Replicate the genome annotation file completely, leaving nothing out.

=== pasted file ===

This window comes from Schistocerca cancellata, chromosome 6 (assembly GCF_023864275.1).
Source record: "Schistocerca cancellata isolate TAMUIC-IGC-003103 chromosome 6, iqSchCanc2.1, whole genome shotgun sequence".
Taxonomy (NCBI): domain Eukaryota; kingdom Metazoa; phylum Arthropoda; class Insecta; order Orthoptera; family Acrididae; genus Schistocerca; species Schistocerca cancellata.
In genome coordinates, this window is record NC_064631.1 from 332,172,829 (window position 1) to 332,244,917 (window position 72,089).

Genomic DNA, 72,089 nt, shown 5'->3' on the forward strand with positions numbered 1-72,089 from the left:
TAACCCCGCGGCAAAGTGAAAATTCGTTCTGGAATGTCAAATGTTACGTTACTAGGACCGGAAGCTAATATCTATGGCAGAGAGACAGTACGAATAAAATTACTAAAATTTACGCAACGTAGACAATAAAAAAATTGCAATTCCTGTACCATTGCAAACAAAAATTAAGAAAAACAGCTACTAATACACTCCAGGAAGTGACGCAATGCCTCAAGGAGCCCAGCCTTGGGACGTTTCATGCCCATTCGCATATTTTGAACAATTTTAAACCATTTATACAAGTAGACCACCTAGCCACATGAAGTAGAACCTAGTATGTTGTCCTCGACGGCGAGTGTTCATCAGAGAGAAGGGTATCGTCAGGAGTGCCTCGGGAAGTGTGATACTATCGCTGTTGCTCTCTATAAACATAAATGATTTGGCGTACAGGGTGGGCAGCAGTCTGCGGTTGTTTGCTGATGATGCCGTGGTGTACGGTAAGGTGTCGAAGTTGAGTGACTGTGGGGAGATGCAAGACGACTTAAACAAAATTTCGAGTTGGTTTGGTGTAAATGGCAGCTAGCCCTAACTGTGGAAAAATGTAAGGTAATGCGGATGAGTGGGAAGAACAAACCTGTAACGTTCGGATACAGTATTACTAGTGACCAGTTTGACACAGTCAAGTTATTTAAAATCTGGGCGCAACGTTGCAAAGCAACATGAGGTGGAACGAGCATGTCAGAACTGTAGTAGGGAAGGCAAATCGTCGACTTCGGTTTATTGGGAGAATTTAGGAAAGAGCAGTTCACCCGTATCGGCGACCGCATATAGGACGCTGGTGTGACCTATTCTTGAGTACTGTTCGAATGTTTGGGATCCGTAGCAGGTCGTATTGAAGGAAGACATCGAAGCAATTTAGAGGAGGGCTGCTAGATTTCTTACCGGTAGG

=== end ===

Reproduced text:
This window comes from Schistocerca cancellata, chromosome 6 (assembly GCF_023864275.1).
Source record: "Schistocerca cancellata isolate TAMUIC-IGC-003103 chromosome 6, iqSchCanc2.1, whole genome shotgun sequence".
Taxonomy (NCBI): domain Eukaryota; kingdom Metazoa; phylum Arthropoda; class Insecta; order Orthoptera; family Acrididae; genus Schistocerca; species Schistocerca cancellata.
In genome coordinates, this window is record NC_064631.1 from 332,172,829 (window position 1) to 332,244,917 (window position 72,089).

Genomic DNA, 72,089 nt, shown 5'->3' on the forward strand with positions numbered 1-72,089 from the left:
TAACCCCGCGGCAAAGTGAAAATTCGTTCTGGAATGTCAAATGTTACGTTACTAGGACCGGAAGCTAATATCTATGGCAGAGAGACAGTACGAATAAAATTACTAAAATTTACGCAACGTAGACAATAAAAAAATTGCAATTCCTGTACCATTGCAAACAAAAATTAAGAAAAACAGCTACTAATACACTCCAGGAAGTGACGCAATGCCTCAAGGAGCCCAGCCTTGGGACGTTTCATGCCCATTCGCATATTTTGAACAATTTTAAACCATTTATACAAGTAGACCACCTAGCCACATGAAGTAGAACCTAGTATGTTGTCCTCGACGGCGAGTGTTCATCAGAGAGAAGGGTATCGTCAGGAGTGCCTCGGGAAGTGTGATACTATCGCTGTTGCTCTCTATAAACATAAATGATTTGGCGTACAGGGTGGGCAGCAGTCTGCGGTTGTTTGCTGATGATGCCGTGGTGTACGGTAAGGTGTCGAAGTTGAGTGACTGTGGGGAGATGCAAGACGACTTAAACAAAATTTCGAGTTGGTTTGGTGTAAATGGCAGCTAGCCCTAACTGTGGAAAAATGTAAGGTAATGCGGATGAGTGGGAAGAACAAACCTGTAACGTTCGGATACAGTATTACTAGTGACCAGTTTGACACAGTCAAGTTATTTAAAATCTGGGCGCAACGTTGCAAAGCAACATGAGGTGGAACGAGCATGTCAGAACTGTAGTAGGGAAGGCAAATCGTCGACTTCGGTTTATTGGGAGAATTTAGGAAAGAGCAGTTCACCCGTATCGGCGACCGCATATAGGACGCTGGTGTGACCTATTCTTGAGTACTGTTCGAATGTTTGGGATCCGTAGCAGGTCGTATTGAAGGAAGACATCGAAGCAATTTAGAGGAGGGCTGCTAGATTTCTTACCGGTAGG